ENCINITAS — Demonstrating that students often understand the impacts of school gun violence better than lawmakers, two high school seniors in the San Dieguito Union High School District drafted their own gun violence prevention resolution on behalf of their peers.
Written by La Costa Canyon High School seniors and co-ASB presidents Shane and Andrew Baum, the resolution is the first community-written resolution ever to be brought before and adopted by the San Dieguito Union High School District board of trustees at its Aug. 25 meeting.
The resolution focuses on four primary goals for district leadership — recognizing recent gun violence incidents, including the mass school shooting in Uvalde in May, recognizing gun violence prevention as a nonpartisan issue, implementing districtwide education measures related to safe gun storage, and advocating for common-sense federal gun laws intended to decrease gun violence.
“Policymakers like you can help prevent gun violence in schools by implementing proactive, evidence-based solutions. Our leaders must take responsible action to help keep our schools safe,” Shane Baum said. “Students and staff deserve to feel supported and advocated for on behalf of the board, especially related to school safety.”
The board adopted a gun violence prevention resolution in December, brought forward by Trustee Katrina Young, which focused on reviewing school safety plans, taking steps to support student mental health, and supporting state-level common sense gun legislation.
The Baums emphasized their resolution, while similar in some ways to the 2021 resolution, differs by focusing on gun violence prevention at the federal level. The resolution specifically states the district will call on the U.S. Congress, House of Representatives and the President to prevent gun violence.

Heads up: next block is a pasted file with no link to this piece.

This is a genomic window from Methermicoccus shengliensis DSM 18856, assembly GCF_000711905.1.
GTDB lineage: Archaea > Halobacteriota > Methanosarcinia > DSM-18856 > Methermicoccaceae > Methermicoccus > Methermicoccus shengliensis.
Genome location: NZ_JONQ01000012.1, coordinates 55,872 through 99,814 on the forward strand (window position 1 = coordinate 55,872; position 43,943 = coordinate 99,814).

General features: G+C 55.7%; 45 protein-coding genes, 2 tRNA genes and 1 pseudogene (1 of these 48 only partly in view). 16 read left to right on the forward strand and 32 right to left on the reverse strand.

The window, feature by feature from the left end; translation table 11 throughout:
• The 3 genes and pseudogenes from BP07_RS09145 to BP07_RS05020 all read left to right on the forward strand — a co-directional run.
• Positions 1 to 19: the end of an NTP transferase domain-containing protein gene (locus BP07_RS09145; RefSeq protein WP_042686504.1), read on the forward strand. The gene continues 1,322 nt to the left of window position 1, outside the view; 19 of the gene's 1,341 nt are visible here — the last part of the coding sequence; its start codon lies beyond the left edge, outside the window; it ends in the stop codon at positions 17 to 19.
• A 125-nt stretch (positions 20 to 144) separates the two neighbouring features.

This detail gave Trustee Michael Allman some pause. While he supports the resolution, Allman said he believes lobbying the White House is beyond the school district’s scope of responsibilities.
“It’s quite unusual for us to lobby for the federal government to do something. It’s a bit out of our zone, I think,” Allman said.
Young applauded the students for drafting and bringing forward the resolution and emphasized the importance of listening to all students about their experiences living through the current age of perpetual school-based gun violence.
“I’m really grateful and proud of these two students who have drafted a well-researched, compassionate and articulate resolution,” Young said. “We have to remember that most, if not all of us, attended high school before the shooting at Columbine … Their actual lived experiences are vastly and tragically different than anything we could possibly imagine.”
Young also disagreed with Allman’s stance, arguing that it is the trustees’ responsibility to advocate for students to the highest levels of government. She noted that she had made pleas to the White House related to education on behalf of the school district.
The board ultimately negotiated small changes to the resolution with its authors before adopting it. These included mentioning staff along with students at the beginning of the resolution and stating that the district will also bring forward the resolution at its Student Summit.
They also changed a portion of the resolution stating the district lacks sufficient counselors and other mental health support resources for students to say the district “will advocate to value mental health counselors, psychologists, and social workers and the need to identify and support students exhibiting warning signs of depression and violence.”
District students involved in the local chapter of March For Our Lives, a youth-led organization focused on reducing gun violence, spoke during public comment urging the board to adopt the resolution.
There have been 28 school shootings so far in 2022, with 34 confirmed in 2021, according to Education Week. The most recent shooting occurred on Aug. 29 at Madison Park Academy in Oakland and left a 13-year-old shot and injured.